Giardia shares many metabolic attributes of bacteria, including its fermentative energy metabolism which relies heavily on pyrophosphate rather than adenosine triphosphate. Morrison et al. (2007) looked into Giardia’s metabolic repertoire briefly when the Giardia genome project was completed. Their results indicated that Giardia’s sugar metabolic pathways contained a mixture of eukaryote-like (enzymes that appeared more similar in sequence to those enzymes found in eukaryotes) and bacteria-like enzymes [10]. Morrison et al. (2007) indicated that about half of glycolytic enzymes are eukaryote-like [10], but they did not distinguish between typical eukaryotic enzymes (i.e., those well studied in mammals, yeasts, and plants) and enzymes from eukaryotic protists. Our study has considered protists separately from other eukaryotes, because frequently these eukaryotic protists have prokaryote-like enzymes rather than those from typically studied eukaryotes. Some reasons for Giardia having a sizable number of bacteria-like enzymes include the possibilities that mitochondria genes migrated to the nucleus with the loss of this organelle [25] lateral gene transfer of bacterial genes [26] or that the eukaryotic set of enzymes arose after their divergence from the ancestral eukaryote. There are still many evolutionary questions surrounding Giardia and it is expected that the clarification of its somewhat “atypical” metabolism will aid this research.

The glycolysis pathway occurs, in nearly all organisms with minor variations [27]. So we ask very briefly if the enzymes in the glycolysis pathway are also conserved in all organisms. We have compared the Giardia annotated proteins (4889 in total) against 28 bacterial, 12 archaeal species, and 17 other eukaryotic species, and identified four groups of proteins according to the conservation of the proteins in the three domains: Group A contains 37 Giardia proteins that are conserved in all three domains of life; Group B contains 849 Giardia proteins that are found in all eukaryotes; Group C contains 274 eukaryotic signature proteins [28, 29], which are proteins conserved in all eukaryotes, but not found in any archaea or bacteria; and finally Group D contains 278 Escherichia coli proteins conserved in all bacteria species.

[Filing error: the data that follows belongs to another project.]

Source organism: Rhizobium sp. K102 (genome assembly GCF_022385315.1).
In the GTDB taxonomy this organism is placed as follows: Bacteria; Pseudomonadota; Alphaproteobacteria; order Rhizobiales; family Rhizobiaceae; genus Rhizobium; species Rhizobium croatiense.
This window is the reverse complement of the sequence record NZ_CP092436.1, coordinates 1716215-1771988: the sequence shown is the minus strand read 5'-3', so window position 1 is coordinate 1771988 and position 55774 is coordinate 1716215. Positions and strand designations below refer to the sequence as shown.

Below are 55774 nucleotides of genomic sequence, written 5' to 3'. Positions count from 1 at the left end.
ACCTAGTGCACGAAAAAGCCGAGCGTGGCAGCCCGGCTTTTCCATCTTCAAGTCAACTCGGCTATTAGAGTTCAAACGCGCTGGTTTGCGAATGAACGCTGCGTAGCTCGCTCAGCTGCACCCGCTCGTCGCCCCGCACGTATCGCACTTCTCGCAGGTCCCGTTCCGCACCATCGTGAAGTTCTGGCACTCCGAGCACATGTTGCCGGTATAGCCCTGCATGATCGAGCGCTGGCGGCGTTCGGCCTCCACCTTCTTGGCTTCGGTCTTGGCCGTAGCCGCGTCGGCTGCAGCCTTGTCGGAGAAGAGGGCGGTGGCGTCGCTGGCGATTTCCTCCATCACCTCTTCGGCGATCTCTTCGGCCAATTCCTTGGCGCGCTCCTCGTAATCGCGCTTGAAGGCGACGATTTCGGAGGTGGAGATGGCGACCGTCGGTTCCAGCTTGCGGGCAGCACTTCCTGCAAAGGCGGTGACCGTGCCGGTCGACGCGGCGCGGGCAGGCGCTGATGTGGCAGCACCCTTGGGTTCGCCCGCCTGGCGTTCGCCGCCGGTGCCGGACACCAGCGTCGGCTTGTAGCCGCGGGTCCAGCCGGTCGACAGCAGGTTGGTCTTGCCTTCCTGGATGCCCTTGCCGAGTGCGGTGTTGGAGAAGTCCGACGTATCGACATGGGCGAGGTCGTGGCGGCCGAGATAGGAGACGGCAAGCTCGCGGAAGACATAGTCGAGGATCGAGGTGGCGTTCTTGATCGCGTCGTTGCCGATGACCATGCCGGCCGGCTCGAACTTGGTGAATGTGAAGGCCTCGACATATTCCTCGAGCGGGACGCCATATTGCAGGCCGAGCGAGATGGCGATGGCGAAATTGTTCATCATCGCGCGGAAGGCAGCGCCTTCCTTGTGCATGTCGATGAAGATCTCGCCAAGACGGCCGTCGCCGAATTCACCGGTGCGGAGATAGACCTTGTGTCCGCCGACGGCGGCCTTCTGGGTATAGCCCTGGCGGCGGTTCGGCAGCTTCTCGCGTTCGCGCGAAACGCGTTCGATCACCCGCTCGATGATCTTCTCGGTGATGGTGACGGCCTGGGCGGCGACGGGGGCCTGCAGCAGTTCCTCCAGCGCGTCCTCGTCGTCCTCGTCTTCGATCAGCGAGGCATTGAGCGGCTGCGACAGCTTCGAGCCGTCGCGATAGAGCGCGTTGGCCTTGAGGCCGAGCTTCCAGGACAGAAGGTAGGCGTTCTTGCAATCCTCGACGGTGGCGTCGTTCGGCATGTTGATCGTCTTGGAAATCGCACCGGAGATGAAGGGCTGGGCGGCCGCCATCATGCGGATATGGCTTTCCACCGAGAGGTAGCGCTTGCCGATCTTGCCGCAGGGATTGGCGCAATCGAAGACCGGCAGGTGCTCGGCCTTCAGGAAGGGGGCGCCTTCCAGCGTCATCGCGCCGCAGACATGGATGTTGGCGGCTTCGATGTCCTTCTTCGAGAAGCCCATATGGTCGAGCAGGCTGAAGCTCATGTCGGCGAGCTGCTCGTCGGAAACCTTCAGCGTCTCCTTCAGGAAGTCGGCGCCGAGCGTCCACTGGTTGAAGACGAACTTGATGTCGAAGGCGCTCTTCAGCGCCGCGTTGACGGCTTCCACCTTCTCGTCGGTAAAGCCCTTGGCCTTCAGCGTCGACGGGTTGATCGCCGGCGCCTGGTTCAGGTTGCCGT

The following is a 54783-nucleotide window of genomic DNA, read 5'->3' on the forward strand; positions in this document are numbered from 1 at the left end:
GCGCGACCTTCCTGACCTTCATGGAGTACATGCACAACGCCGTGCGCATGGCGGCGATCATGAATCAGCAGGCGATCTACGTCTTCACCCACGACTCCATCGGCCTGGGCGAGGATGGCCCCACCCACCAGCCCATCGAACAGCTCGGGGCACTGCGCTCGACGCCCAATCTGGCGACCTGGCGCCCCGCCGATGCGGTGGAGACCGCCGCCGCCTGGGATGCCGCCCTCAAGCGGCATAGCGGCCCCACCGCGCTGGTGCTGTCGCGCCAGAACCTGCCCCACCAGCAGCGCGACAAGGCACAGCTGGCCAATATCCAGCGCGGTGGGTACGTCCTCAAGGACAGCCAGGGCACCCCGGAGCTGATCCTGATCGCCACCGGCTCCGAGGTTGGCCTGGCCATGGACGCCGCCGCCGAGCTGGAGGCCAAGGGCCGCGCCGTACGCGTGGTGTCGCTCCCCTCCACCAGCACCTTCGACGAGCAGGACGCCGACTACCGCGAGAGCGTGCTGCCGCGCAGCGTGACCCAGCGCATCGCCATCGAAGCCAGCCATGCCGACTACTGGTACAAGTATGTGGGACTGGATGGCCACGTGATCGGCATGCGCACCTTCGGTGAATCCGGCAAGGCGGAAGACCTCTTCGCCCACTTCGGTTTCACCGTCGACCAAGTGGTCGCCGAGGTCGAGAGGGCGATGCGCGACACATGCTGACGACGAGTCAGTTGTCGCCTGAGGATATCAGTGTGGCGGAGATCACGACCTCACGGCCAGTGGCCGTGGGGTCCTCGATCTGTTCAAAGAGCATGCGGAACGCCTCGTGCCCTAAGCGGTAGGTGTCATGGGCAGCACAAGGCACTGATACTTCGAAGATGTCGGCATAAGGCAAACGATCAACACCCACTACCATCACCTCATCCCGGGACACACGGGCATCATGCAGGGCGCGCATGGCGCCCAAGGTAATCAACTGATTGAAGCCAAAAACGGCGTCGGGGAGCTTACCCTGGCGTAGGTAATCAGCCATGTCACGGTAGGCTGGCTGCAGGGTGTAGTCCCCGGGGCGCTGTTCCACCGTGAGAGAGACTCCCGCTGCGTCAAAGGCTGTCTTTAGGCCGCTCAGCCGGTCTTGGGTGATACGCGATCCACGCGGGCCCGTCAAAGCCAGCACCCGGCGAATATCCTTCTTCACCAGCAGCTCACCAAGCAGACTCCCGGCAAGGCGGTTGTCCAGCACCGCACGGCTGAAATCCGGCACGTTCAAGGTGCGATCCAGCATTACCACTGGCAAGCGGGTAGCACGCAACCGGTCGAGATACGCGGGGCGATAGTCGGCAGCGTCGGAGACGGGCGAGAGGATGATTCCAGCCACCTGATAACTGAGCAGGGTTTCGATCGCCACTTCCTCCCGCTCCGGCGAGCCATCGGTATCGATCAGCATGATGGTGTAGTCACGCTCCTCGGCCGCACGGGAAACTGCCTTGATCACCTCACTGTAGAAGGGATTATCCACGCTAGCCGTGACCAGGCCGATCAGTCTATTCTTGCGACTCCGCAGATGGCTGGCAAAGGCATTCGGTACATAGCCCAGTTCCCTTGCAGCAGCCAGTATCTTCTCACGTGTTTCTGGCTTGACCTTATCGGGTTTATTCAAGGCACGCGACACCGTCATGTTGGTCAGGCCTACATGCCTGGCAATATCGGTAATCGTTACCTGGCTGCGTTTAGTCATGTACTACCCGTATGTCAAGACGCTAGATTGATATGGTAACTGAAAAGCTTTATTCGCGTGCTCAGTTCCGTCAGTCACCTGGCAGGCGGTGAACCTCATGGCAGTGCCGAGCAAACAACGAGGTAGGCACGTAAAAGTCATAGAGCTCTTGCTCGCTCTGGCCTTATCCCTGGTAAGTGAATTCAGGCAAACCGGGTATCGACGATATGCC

The candidates of glycolytic enzymes (20 in total) were compared with the above four groups of proteins. None of the glycolytic enzymes matched were matched to Group A (conserved in all three domains), Group C (eukaryotic signature proteins), or Group D (conserved in all bacterial species). However, there were six candidates matched to Group B (conserved in all eukaryotic species, Table 1).

tab1
Table 1: Giardia glycolytic enzyme candidates maintained in all eukaryotes.
tab2
Table 2: Bacteria-like Giardia enzymes in glycolysis pathway.

These results could be explained because Giardia contains a mixture of eukaryote-like and prokaryotic-like enzymes in glycolysis and that glycolysis in bacteria occurs in diverse forms. This means that none of the Giardia’s bacteria-like glycolytic enzymes are likely to be universal to all bacteria and thus less likely to be found matched to those in Group A or Group D. The eukaryotic glycolytic enzymes are more conserved across eukaryotes, and thus some of Giardia’s eukaryote-like glycolytic enzymes were found to be conserved in all eukaryotes. However, homologues of these enzymes conserved in all eukaryotes are also found in some branches of bacteria, hence they did not show up in Group C (eukaryotic signature proteins). This result is due to the large variety of glycolytic enzymes present in bacteria. This above work is merely indicative at this stage and will be the basis for future study.